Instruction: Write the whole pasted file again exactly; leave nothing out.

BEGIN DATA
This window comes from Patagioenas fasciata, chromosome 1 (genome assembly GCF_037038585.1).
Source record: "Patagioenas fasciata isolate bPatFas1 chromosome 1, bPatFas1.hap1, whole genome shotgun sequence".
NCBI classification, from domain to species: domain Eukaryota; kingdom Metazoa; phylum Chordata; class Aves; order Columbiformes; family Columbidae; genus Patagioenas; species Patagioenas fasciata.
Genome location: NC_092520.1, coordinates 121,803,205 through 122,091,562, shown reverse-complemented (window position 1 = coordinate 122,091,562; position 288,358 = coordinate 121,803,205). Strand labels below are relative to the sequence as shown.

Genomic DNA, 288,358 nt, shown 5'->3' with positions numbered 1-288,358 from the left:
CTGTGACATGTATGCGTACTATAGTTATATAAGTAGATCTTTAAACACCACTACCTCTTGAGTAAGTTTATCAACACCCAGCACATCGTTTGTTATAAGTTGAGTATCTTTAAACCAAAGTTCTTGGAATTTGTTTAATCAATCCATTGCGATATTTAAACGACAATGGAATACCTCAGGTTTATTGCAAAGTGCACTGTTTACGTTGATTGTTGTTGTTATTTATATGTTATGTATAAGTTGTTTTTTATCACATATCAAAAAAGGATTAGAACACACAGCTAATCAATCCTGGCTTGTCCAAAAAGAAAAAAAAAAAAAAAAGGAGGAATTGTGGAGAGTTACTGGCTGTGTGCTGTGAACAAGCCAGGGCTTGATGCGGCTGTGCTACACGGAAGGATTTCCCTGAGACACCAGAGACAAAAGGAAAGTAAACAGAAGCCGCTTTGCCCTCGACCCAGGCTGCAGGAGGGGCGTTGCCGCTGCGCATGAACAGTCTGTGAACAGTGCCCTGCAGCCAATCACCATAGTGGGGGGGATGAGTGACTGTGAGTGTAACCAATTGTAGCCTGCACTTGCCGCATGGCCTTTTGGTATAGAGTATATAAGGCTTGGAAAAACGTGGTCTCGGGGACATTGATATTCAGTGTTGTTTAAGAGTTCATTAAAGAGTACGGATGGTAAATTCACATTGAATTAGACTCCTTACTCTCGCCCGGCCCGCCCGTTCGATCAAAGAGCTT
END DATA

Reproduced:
This window comes from Patagioenas fasciata, chromosome 1 (genome assembly GCF_037038585.1).
Source record: "Patagioenas fasciata isolate bPatFas1 chromosome 1, bPatFas1.hap1, whole genome shotgun sequence".
NCBI classification, from domain to species: domain Eukaryota; kingdom Metazoa; phylum Chordata; class Aves; order Columbiformes; family Columbidae; genus Patagioenas; species Patagioenas fasciata.
Genome location: NC_092520.1, coordinates 121,803,205 through 122,091,562, shown reverse-complemented (window position 1 = coordinate 122,091,562; position 288,358 = coordinate 121,803,205). Strand labels below are relative to the sequence as shown.

Genomic DNA, 288,358 nt, shown 5'->3' with positions numbered 1-288,358 from the left:
CTGTGACATGTATGCGTACTATAGTTATATAAGTAGATCTTTAAACACCACTACCTCTTGAGTAAGTTTATCAACACCCAGCACATCGTTTGTTATAAGTTGAGTATCTTTAAACCAAAGTTCTTGGAATTTGTTTAATCAATCCATTGCGATATTTAAACGACAATGGAATACCTCAGGTTTATTGCAAAGTGCACTGTTTACGTTGATTGTTGTTGTTATTTATATGTTATGTATAAGTTGTTTTTTATCACATATCAAAAAAGGATTAGAACACACAGCTAATCAATCCTGGCTTGTCCAAAAAGAAAAAAAAAAAAAAAAGGAGGAATTGTGGAGAGTTACTGGCTGTGTGCTGTGAACAAGCCAGGGCTTGATGCGGCTGTGCTACACGGAAGGATTTCCCTGAGACACCAGAGACAAAAGGAAAGTAAACAGAAGCCGCTTTGCCCTCGACCCAGGCTGCAGGAGGGGCGTTGCCGCTGCGCATGAACAGTCTGTGAACAGTGCCCTGCAGCCAATCACCATAGTGGGGGGGATGAGTGACTGTGAGTGTAACCAATTGTAGCCTGCACTTGCCGCATGGCCTTTTGGTATAGAGTATATAAGGCTTGGAAAAACGTGGTCTCGGGGACATTGATATTCAGTGTTGTTTAAGAGTTCATTAAAGAGTACGGATGGTAAATTCACATTGAATTAGACTCCTTACTCTCGCCCGGCCCGCCCGTTCGATCAAAGAGCTT